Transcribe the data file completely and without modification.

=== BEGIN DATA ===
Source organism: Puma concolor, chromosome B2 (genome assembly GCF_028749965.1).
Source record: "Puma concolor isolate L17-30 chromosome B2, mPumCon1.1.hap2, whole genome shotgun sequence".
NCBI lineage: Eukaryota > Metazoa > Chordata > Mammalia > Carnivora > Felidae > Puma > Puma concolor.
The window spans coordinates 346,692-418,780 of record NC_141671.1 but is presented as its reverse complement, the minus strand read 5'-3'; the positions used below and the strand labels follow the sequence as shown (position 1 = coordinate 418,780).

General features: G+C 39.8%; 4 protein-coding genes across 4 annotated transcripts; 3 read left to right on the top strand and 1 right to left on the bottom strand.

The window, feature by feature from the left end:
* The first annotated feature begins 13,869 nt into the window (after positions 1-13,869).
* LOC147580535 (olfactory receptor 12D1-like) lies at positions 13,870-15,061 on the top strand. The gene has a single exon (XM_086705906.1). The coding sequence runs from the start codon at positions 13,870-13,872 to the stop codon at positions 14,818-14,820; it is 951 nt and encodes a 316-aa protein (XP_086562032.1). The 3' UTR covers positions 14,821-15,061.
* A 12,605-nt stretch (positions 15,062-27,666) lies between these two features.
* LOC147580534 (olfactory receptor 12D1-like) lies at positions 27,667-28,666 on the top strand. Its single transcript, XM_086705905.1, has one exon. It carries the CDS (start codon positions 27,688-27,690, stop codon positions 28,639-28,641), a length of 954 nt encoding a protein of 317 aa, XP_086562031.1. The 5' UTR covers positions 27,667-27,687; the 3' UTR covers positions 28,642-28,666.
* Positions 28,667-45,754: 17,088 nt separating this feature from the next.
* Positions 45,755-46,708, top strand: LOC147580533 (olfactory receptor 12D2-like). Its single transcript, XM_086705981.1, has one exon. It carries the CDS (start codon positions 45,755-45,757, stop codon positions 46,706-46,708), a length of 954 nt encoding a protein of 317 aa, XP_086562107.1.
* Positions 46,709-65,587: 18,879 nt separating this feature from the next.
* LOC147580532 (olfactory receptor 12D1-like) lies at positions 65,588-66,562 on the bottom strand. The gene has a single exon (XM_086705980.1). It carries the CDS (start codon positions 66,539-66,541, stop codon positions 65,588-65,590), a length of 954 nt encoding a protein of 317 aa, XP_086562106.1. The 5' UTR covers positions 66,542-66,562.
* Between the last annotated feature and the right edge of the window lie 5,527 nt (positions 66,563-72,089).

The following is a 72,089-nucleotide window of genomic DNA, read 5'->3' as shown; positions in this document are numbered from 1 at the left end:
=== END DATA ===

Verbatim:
Source organism: Puma concolor, chromosome B2 (genome assembly GCF_028749965.1).
Source record: "Puma concolor isolate L17-30 chromosome B2, mPumCon1.1.hap2, whole genome shotgun sequence".
NCBI lineage: Eukaryota > Metazoa > Chordata > Mammalia > Carnivora > Felidae > Puma > Puma concolor.
The window spans coordinates 346,692-418,780 of record NC_141671.1 but is presented as its reverse complement, the minus strand read 5'-3'; the positions used below and the strand labels follow the sequence as shown (position 1 = coordinate 418,780).

General features: G+C 39.8%; 4 protein-coding genes across 4 annotated transcripts; 3 read left to right on the top strand and 1 right to left on the bottom strand.

The window, feature by feature from the left end:
* The first annotated feature begins 13,869 nt into the window (after positions 1-13,869).
* LOC147580535 (olfactory receptor 12D1-like) lies at positions 13,870-15,061 on the top strand. The gene has a single exon (XM_086705906.1). The coding sequence runs from the start codon at positions 13,870-13,872 to the stop codon at positions 14,818-14,820; it is 951 nt and encodes a 316-aa protein (XP_086562032.1). The 3' UTR covers positions 14,821-15,061.
* A 12,605-nt stretch (positions 15,062-27,666) lies between these two features.
* LOC147580534 (olfactory receptor 12D1-like) lies at positions 27,667-28,666 on the top strand. Its single transcript, XM_086705905.1, has one exon. It carries the CDS (start codon positions 27,688-27,690, stop codon positions 28,639-28,641), a length of 954 nt encoding a protein of 317 aa, XP_086562031.1. The 5' UTR covers positions 27,667-27,687; the 3' UTR covers positions 28,642-28,666.
* Positions 28,667-45,754: 17,088 nt separating this feature from the next.
* Positions 45,755-46,708, top strand: LOC147580533 (olfactory receptor 12D2-like). Its single transcript, XM_086705981.1, has one exon. It carries the CDS (start codon positions 45,755-45,757, stop codon positions 46,706-46,708), a length of 954 nt encoding a protein of 317 aa, XP_086562107.1.
* Positions 46,709-65,587: 18,879 nt separating this feature from the next.
* LOC147580532 (olfactory receptor 12D1-like) lies at positions 65,588-66,562 on the bottom strand. The gene has a single exon (XM_086705980.1). It carries the CDS (start codon positions 66,539-66,541, stop codon positions 65,588-65,590), a length of 954 nt encoding a protein of 317 aa, XP_086562106.1. The 5' UTR covers positions 66,542-66,562.
* Between the last annotated feature and the right edge of the window lie 5,527 nt (positions 66,563-72,089).

The following is a 72,089-nucleotide window of genomic DNA, read 5'->3' as shown; positions in this document are numbered from 1 at the left end: